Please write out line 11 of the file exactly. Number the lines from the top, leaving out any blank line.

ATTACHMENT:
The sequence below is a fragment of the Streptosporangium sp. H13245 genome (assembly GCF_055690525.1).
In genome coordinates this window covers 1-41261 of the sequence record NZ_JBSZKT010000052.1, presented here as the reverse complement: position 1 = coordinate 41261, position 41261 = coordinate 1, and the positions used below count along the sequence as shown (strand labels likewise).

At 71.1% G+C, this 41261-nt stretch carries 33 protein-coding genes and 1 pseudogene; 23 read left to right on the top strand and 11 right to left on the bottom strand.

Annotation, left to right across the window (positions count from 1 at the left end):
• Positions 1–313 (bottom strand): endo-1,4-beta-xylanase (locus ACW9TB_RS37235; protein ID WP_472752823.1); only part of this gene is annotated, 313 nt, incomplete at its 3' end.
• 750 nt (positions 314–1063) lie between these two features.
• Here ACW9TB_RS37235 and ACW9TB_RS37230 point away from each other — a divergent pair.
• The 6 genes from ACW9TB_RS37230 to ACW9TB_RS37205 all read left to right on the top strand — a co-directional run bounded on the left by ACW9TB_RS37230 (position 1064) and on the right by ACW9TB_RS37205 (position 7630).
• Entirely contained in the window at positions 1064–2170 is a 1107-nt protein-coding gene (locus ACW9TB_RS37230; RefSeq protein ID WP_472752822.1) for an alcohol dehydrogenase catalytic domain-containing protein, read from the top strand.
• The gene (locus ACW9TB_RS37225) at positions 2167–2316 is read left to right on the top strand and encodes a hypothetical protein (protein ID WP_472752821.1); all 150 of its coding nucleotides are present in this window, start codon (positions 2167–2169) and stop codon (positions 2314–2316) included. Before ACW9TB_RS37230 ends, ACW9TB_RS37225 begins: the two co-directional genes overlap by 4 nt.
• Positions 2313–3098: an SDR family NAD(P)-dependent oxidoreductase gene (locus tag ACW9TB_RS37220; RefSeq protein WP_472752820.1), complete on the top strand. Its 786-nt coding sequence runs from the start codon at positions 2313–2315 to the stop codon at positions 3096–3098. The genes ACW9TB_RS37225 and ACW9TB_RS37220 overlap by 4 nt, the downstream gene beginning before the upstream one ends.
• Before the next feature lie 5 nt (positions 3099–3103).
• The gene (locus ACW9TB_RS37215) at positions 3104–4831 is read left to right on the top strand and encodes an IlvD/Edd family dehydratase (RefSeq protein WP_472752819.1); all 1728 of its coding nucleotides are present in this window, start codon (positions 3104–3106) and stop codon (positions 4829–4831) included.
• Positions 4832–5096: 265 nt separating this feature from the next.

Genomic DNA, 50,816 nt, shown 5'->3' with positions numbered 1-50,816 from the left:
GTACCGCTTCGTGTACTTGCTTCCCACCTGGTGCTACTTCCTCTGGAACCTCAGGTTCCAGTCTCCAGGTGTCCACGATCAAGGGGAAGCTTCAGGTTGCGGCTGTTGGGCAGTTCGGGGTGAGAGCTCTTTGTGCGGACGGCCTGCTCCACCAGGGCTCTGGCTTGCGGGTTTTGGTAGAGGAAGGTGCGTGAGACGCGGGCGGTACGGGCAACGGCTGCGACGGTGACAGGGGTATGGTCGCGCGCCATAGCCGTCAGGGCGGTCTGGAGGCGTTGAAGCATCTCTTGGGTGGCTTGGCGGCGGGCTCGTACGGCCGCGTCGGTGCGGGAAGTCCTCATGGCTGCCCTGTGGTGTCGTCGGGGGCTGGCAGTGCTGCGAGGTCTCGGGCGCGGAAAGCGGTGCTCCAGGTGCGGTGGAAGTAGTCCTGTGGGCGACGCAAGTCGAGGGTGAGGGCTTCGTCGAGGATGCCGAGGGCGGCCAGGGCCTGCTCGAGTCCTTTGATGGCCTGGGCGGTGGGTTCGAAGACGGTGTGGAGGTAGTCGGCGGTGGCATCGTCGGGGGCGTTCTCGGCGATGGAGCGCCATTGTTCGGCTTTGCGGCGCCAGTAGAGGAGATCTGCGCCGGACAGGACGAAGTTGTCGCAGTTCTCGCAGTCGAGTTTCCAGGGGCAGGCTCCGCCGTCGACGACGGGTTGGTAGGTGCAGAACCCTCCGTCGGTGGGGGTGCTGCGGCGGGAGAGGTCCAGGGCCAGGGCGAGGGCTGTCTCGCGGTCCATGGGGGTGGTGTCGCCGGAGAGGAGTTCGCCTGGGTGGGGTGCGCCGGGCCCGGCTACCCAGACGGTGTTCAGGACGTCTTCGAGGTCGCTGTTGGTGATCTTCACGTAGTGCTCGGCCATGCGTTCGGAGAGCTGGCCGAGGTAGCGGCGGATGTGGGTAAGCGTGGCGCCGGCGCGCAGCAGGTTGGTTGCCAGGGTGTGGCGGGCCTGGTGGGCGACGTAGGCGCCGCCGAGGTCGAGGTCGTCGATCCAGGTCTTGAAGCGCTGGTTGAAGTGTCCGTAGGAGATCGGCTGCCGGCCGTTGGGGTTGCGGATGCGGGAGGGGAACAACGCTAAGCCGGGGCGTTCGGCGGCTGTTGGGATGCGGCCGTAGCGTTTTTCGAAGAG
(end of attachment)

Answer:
• Positions 2313–3098: an SDR family NAD(P)-dependent oxidoreductase gene (locus tag ACW9TB_RS37220; RefSeq protein WP_472752820.1), complete on the top strand. Its 786-nt coding sequence runs from the start codon at positions 2313–2315 to the stop codon at positions 3096–3098. The genes ACW9TB_RS37225 and ACW9TB_RS37220 overlap by 4 nt, the downstream gene beginning before the upstream one ends.